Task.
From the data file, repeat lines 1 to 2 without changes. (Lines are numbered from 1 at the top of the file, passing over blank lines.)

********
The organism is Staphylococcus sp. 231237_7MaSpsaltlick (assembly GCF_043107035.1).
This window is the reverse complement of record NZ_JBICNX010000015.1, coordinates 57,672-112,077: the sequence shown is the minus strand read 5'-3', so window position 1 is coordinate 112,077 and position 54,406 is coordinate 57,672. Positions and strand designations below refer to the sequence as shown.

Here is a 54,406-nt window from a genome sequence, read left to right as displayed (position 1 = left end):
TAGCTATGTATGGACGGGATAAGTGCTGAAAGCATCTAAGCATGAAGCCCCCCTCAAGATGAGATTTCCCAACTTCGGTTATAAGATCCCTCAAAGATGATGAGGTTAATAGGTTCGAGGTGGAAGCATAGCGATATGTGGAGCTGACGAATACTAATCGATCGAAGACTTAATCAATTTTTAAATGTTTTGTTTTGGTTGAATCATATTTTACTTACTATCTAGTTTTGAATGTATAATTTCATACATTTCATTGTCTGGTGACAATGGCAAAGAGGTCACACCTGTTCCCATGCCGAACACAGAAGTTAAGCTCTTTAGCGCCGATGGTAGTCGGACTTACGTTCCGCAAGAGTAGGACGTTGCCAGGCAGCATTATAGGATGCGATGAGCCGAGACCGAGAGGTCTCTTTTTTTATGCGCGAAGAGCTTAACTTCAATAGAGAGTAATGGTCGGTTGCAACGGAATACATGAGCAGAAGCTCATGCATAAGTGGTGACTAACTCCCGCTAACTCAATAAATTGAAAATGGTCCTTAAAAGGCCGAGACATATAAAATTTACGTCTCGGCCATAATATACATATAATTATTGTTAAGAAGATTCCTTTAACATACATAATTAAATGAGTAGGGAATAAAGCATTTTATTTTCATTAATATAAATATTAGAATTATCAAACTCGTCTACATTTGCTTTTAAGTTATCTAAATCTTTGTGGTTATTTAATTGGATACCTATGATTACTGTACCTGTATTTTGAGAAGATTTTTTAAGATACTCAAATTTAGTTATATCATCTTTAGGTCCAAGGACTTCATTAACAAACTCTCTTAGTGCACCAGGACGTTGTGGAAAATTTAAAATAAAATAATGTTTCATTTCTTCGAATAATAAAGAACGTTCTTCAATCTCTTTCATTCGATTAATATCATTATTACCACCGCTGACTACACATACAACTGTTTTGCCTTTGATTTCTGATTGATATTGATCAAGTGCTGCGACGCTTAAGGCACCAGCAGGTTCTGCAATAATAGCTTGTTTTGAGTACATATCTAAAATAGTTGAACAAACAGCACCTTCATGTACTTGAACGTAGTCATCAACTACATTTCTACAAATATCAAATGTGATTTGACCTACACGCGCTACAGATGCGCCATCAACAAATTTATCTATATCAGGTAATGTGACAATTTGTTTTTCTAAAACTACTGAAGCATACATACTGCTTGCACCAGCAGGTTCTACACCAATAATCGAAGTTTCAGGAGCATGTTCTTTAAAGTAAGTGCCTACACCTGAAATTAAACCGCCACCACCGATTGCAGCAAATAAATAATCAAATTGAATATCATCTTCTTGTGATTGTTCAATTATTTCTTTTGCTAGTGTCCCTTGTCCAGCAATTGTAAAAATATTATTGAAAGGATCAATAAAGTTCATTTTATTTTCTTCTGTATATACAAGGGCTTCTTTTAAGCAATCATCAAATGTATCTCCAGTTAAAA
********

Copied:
The organism is Staphylococcus sp. 231237_7MaSpsaltlick (assembly GCF_043107035.1).
This window is the reverse complement of record NZ_JBICNX010000015.1, coordinates 57,672-112,077: the sequence shown is the minus strand read 5'-3', so window position 1 is coordinate 112,077 and position 54,406 is coordinate 57,672. Positions and strand designations below refer to the sequence as shown.